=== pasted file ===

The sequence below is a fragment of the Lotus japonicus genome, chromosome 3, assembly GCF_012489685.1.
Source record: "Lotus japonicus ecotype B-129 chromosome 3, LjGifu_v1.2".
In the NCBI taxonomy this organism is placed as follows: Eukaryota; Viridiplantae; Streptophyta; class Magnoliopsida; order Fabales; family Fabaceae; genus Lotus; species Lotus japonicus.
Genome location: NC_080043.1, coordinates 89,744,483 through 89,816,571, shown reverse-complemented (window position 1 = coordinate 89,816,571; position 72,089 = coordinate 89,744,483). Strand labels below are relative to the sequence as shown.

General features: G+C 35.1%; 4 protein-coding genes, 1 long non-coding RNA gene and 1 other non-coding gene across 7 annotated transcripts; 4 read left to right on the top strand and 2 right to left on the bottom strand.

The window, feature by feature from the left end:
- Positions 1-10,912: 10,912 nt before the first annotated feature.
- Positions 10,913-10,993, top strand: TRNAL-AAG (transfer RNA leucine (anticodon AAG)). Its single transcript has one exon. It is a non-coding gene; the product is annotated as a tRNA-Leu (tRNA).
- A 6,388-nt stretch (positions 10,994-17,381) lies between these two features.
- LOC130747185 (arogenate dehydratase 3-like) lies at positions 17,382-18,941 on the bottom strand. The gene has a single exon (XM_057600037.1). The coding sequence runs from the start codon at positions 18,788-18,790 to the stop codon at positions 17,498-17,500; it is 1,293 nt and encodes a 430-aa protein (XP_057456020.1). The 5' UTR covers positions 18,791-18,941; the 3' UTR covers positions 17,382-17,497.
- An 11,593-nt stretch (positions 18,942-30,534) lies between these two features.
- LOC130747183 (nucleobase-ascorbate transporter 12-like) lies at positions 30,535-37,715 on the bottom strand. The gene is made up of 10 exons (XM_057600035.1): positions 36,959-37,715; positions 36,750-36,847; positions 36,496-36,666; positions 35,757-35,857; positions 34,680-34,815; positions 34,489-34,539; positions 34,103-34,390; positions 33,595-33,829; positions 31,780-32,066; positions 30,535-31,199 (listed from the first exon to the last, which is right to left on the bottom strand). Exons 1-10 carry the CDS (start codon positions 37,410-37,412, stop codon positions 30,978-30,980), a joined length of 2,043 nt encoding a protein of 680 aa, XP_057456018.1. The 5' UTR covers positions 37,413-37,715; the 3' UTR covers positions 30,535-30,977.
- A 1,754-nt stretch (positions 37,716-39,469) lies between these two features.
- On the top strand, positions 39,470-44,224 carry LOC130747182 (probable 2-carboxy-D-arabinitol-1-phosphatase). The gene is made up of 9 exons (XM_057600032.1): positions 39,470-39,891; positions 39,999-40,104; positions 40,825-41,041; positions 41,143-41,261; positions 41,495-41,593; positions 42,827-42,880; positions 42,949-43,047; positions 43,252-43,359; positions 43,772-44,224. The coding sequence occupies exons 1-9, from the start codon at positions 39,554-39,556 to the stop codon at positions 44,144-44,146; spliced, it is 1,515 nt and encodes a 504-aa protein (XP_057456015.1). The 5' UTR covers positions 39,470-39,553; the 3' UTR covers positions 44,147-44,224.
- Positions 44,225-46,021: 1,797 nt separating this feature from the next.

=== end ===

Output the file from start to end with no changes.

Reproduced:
The sequence below is a fragment of the Lotus japonicus genome, chromosome 3, assembly GCF_012489685.1.
Source record: "Lotus japonicus ecotype B-129 chromosome 3, LjGifu_v1.2".
In the NCBI taxonomy this organism is placed as follows: Eukaryota; Viridiplantae; Streptophyta; class Magnoliopsida; order Fabales; family Fabaceae; genus Lotus; species Lotus japonicus.
Genome location: NC_080043.1, coordinates 89,744,483 through 89,816,571, shown reverse-complemented (window position 1 = coordinate 89,816,571; position 72,089 = coordinate 89,744,483). Strand labels below are relative to the sequence as shown.

General features: G+C 35.1%; 4 protein-coding genes, 1 long non-coding RNA gene and 1 other non-coding gene across 7 annotated transcripts; 4 read left to right on the top strand and 2 right to left on the bottom strand.

The window, feature by feature from the left end:
- Positions 1-10,912: 10,912 nt before the first annotated feature.
- Positions 10,913-10,993, top strand: TRNAL-AAG (transfer RNA leucine (anticodon AAG)). Its single transcript has one exon. It is a non-coding gene; the product is annotated as a tRNA-Leu (tRNA).
- A 6,388-nt stretch (positions 10,994-17,381) lies between these two features.
- LOC130747185 (arogenate dehydratase 3-like) lies at positions 17,382-18,941 on the bottom strand. The gene has a single exon (XM_057600037.1). The coding sequence runs from the start codon at positions 18,788-18,790 to the stop codon at positions 17,498-17,500; it is 1,293 nt and encodes a 430-aa protein (XP_057456020.1). The 5' UTR covers positions 18,791-18,941; the 3' UTR covers positions 17,382-17,497.
- An 11,593-nt stretch (positions 18,942-30,534) lies between these two features.
- LOC130747183 (nucleobase-ascorbate transporter 12-like) lies at positions 30,535-37,715 on the bottom strand. The gene is made up of 10 exons (XM_057600035.1): positions 36,959-37,715; positions 36,750-36,847; positions 36,496-36,666; positions 35,757-35,857; positions 34,680-34,815; positions 34,489-34,539; positions 34,103-34,390; positions 33,595-33,829; positions 31,780-32,066; positions 30,535-31,199 (listed from the first exon to the last, which is right to left on the bottom strand). Exons 1-10 carry the CDS (start codon positions 37,410-37,412, stop codon positions 30,978-30,980), a joined length of 2,043 nt encoding a protein of 680 aa, XP_057456018.1. The 5' UTR covers positions 37,413-37,715; the 3' UTR covers positions 30,535-30,977.
- A 1,754-nt stretch (positions 37,716-39,469) lies between these two features.
- On the top strand, positions 39,470-44,224 carry LOC130747182 (probable 2-carboxy-D-arabinitol-1-phosphatase). The gene is made up of 9 exons (XM_057600032.1): positions 39,470-39,891; positions 39,999-40,104; positions 40,825-41,041; positions 41,143-41,261; positions 41,495-41,593; positions 42,827-42,880; positions 42,949-43,047; positions 43,252-43,359; positions 43,772-44,224. The coding sequence occupies exons 1-9, from the start codon at positions 39,554-39,556 to the stop codon at positions 44,144-44,146; spliced, it is 1,515 nt and encodes a 504-aa protein (XP_057456015.1). The 5' UTR covers positions 39,470-39,553; the 3' UTR covers positions 44,147-44,224.
- Positions 44,225-46,021: 1,797 nt separating this feature from the next.